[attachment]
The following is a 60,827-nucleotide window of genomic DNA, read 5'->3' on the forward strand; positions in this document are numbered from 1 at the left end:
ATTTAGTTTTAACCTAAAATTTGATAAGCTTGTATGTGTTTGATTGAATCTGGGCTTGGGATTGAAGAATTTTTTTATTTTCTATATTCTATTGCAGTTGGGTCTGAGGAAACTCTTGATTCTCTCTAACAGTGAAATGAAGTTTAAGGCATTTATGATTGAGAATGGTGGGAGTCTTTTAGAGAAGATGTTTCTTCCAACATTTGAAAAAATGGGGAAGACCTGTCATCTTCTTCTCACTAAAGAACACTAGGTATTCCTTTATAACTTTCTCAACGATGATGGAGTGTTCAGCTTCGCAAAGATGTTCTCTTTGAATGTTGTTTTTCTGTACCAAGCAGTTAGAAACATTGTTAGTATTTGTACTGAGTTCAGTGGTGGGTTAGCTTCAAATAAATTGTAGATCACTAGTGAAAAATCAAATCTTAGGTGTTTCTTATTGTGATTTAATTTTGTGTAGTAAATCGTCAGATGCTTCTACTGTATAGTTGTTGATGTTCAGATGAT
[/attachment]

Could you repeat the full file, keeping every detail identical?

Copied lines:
The following is a 60,827-nucleotide window of genomic DNA, read 5'->3' on the forward strand; positions in this document are numbered from 1 at the left end:
ATTTAGTTTTAACCTAAAATTTGATAAGCTTGTATGTGTTTGATTGAATCTGGGCTTGGGATTGAAGAATTTTTTTATTTTCTATATTCTATTGCAGTTGGGTCTGAGGAAACTCTTGATTCTCTCTAACAGTGAAATGAAGTTTAAGGCATTTATGATTGAGAATGGTGGGAGTCTTTTAGAGAAGATGTTTCTTCCAACATTTGAAAAAATGGGGAAGACCTGTCATCTTCTTCTCACTAAAGAACACTAGGTATTCCTTTATAACTTTCTCAACGATGATGGAGTGTTCAGCTTCGCAAAGATGTTCTCTTTGAATGTTGTTTTTCTGTACCAAGCAGTTAGAAACATTGTTAGTATTTGTACTGAGTTCAGTGGTGGGTTAGCTTCAAATAAATTGTAGATCACTAGTGAAAAATCAAATCTTAGGTGTTTCTTATTGTGATTTAATTTTGTGTAGTAAATCGTCAGATGCTTCTACTGTATAGTTGTTGATGTTCAGATGAT